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A fourteen-faced hexangulaconulariid from the early Cambrian (Stage 2) Yanjiahe Formation, South China

Published online by Cambridge University Press:  07 August 2019

Junfeng Guo
Affiliation:
School of Earth Science and Land Resources, Key Laboratory of Western China's Mineral Resources and Geological Engineering, Ministry of Education, Chang'an University, Xi'an 710054, P.R. China , <2695489023@qq.com>, <757542074@qq.com>, <512718116@qq.com>
Jian Han*
Affiliation:
Shaanxi Key Laboratory of Early Life and Environment, State Key Laboratory of Continental Dynamics, Department of Geology, Northwest University, 229 Taibai Road, Xi'an 710069, P.R. China , <799179701@qq.com>,
Heyo Van Iten
Affiliation:
Department of Geology, Hanover College, Hanover, IN 47243, USA and Department of Invertebrate Paleontology, Cincinnati Museum Center, 1301 Western Avenue, Cincinnati, Ohio 45203, USA
Xing Wang
Affiliation:
Shaanxi Key Laboratory of Early Life and Environment, State Key Laboratory of Continental Dynamics, Department of Geology, Northwest University, 229 Taibai Road, Xi'an 710069, P.R. China , <799179701@qq.com>,
Yaqin Qiang
Affiliation:
School of Earth Science and Land Resources, Key Laboratory of Western China's Mineral Resources and Geological Engineering, Ministry of Education, Chang'an University, Xi'an 710054, P.R. China , <2695489023@qq.com>, <757542074@qq.com>, <512718116@qq.com>
Zuchen Song
Affiliation:
School of Earth Science and Land Resources, Key Laboratory of Western China's Mineral Resources and Geological Engineering, Ministry of Education, Chang'an University, Xi'an 710054, P.R. China , <2695489023@qq.com>, <757542074@qq.com>, <512718116@qq.com>
Wenzhe Wang
Affiliation:
School of Earth Science and Land Resources, Key Laboratory of Western China's Mineral Resources and Geological Engineering, Ministry of Education, Chang'an University, Xi'an 710054, P.R. China , <2695489023@qq.com>, <757542074@qq.com>, <512718116@qq.com>
Zhifei Zhang
Affiliation:
Shaanxi Key Laboratory of Early Life and Environment, State Key Laboratory of Continental Dynamics, Department of Geology, Northwest University, 229 Taibai Road, Xi'an 710069, P.R. China , <799179701@qq.com>,
Guoxiang Li
Affiliation:
State Key Laboratory of Palaeobiology and Stratigraphy, Nanjing Institute of Geology and Palaeontology, Chinese Academy of Sciences, Nanjing 210008, P.R. China
*Corresponding
*Corresponding author.

Abstract

Extant medusozoans (phylum Cnidaria) are dominated by forms showing tetraradial symmetry, but stem-group medusozoans of early Cambrian age collectively exhibit tetra-, bi-, penta-, and hexaradial symmetry. Moreover, the developmental and evolutionary relationships between four-fold and other types of radial symmetry in medusozoans remain poorly understood. Here we describe a new hexangulaconulariid, Septuconularia yanjiaheensis new genus new species, from Bed 5 of the Yanjiahe Formation (Cambrian Stage 2) in the Three Gorges area of Hupei Province, China. The laterally compressed, biradially symmetrical periderm of this species possesses 14 gently tapered faces, the most of any hexangulaconulariid described thus far. The faces are bordered by longitudinal ridges and crossed by short, irregularly spaced transverse ribs. Longitudinally, the periderm consists of three regions that probably correspond, respectively, to an embryonic stage, a transient juvenile stage, and a long adult stage. Septuconularia yanjiaheensis may have been derived from six-faced Hexaconularia (Fortunian Stage), which is morphologically intermediate between Septuconularia yanjiaheensis and Arthrochites. Furthermore, conulariids sensu stricto, carinachitids, and hexangulaconulariids may constitute a monophyletic group united by possession of an organic or organophosphatic periderm exhibiting longitudinal (corner) sulci, a facial midline, and offset of transverse ribs along the facial midline.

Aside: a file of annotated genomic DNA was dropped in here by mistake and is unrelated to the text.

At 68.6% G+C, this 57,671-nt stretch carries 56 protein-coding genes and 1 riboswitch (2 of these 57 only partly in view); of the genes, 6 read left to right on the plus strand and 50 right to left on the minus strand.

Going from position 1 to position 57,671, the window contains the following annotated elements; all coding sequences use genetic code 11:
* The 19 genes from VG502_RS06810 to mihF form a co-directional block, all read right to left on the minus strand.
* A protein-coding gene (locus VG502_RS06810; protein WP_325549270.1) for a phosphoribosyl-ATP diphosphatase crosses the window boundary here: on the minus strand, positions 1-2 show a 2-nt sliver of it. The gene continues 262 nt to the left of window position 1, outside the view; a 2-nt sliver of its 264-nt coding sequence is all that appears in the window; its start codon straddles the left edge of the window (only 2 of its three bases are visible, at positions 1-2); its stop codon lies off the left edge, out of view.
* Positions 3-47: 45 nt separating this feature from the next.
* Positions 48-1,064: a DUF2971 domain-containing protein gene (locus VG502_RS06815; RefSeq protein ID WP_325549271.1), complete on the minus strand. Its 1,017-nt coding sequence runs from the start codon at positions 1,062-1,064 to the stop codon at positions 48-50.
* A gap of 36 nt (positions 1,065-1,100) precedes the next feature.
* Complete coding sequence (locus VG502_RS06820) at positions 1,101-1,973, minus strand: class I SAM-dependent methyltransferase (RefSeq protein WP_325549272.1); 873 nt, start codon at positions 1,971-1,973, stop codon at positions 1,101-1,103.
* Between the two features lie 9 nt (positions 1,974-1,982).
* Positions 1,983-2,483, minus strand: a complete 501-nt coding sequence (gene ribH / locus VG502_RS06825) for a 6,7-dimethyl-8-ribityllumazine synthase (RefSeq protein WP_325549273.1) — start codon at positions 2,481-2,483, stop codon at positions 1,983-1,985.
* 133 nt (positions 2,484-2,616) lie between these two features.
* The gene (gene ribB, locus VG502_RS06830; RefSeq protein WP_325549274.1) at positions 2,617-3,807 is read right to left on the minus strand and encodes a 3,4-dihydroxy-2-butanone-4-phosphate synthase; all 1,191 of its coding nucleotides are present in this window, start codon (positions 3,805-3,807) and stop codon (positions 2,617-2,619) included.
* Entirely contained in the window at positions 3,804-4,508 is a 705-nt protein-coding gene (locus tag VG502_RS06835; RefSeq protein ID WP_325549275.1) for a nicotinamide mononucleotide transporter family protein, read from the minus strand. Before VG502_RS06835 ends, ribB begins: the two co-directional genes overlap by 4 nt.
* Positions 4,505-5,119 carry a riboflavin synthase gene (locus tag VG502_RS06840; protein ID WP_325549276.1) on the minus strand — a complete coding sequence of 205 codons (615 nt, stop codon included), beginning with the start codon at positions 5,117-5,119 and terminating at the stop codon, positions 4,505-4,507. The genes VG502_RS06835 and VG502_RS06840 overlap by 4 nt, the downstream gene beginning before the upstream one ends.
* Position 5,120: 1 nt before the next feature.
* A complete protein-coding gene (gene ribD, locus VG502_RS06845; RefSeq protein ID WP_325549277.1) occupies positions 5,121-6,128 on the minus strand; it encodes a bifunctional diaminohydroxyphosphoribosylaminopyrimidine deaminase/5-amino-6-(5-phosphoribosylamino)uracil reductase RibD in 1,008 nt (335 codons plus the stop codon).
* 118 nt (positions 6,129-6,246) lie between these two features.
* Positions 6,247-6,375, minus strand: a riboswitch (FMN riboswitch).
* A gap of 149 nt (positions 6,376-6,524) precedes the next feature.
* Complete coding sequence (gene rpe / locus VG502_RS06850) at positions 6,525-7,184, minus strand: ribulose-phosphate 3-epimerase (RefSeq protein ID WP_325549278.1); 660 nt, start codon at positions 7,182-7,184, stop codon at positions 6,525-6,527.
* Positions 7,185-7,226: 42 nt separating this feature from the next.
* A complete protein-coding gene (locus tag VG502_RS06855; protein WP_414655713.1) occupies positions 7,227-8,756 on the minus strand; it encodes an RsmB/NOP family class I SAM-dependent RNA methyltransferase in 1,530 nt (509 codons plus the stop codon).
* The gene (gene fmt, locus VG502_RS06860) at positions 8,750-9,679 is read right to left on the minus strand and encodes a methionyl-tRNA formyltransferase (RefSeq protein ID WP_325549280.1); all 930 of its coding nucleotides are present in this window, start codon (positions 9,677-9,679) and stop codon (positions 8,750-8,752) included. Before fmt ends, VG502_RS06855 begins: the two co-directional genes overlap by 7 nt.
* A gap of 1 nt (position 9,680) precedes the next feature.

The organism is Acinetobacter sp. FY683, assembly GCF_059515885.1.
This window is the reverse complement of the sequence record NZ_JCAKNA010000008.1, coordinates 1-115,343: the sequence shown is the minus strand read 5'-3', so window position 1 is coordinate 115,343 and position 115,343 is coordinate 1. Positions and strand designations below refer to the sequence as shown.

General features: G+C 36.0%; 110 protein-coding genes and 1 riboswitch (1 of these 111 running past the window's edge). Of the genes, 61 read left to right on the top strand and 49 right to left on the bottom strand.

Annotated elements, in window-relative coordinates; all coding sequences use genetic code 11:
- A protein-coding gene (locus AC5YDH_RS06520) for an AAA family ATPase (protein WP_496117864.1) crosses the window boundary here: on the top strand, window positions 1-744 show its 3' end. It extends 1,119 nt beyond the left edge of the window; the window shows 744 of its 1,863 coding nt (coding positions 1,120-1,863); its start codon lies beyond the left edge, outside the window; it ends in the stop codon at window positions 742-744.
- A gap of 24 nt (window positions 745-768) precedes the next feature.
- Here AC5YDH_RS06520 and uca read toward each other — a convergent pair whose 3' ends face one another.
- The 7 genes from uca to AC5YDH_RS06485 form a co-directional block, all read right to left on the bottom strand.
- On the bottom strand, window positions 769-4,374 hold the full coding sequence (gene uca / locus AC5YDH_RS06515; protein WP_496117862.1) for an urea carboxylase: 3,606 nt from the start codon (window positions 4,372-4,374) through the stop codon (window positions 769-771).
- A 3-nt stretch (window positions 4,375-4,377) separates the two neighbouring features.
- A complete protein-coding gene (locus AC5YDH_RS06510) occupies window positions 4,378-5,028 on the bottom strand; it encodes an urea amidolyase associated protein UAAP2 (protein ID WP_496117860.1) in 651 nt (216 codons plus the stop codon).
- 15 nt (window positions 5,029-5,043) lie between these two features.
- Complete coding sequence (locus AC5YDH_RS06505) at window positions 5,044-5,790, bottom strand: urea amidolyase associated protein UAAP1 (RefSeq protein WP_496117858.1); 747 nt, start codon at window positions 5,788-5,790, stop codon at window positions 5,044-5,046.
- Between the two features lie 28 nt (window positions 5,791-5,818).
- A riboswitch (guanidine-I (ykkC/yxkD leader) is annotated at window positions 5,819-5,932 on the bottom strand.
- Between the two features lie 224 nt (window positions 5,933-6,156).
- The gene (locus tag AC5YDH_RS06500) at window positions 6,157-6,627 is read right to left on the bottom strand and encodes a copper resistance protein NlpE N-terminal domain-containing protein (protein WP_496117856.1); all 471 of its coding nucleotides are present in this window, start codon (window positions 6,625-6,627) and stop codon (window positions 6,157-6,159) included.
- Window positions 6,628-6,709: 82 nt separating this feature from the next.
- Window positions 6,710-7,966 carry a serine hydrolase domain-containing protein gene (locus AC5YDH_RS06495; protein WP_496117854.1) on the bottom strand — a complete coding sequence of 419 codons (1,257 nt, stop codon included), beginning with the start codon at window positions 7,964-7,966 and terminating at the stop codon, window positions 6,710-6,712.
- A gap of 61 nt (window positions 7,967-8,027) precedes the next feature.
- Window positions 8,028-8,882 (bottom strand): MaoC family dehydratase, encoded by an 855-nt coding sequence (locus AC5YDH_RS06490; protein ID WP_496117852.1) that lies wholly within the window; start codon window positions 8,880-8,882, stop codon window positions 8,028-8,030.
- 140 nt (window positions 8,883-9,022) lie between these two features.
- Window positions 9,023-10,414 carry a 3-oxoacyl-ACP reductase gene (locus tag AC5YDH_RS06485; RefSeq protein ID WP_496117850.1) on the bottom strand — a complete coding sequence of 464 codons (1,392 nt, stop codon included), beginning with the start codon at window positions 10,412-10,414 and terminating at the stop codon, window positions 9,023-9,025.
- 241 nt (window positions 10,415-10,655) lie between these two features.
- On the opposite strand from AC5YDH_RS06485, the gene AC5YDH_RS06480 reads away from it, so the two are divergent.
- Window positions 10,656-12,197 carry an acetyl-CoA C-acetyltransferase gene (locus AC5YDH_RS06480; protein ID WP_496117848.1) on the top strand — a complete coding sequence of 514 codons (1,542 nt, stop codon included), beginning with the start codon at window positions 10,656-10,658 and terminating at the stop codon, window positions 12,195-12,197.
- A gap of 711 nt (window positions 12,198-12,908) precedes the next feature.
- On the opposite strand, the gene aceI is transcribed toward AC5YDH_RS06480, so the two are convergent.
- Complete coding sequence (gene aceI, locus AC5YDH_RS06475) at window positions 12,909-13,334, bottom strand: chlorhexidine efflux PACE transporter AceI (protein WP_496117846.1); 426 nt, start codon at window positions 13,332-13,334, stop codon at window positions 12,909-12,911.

UUID: http://zoobank.org/01a972aa-aef3-4eef-a9a5-c2d8c3dda615

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Articles
Copyright
Copyright © 2019, The Paleontological Society 

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A fourteen-faced hexangulaconulariid from the early Cambrian (Stage 2) Yanjiahe Formation, South China
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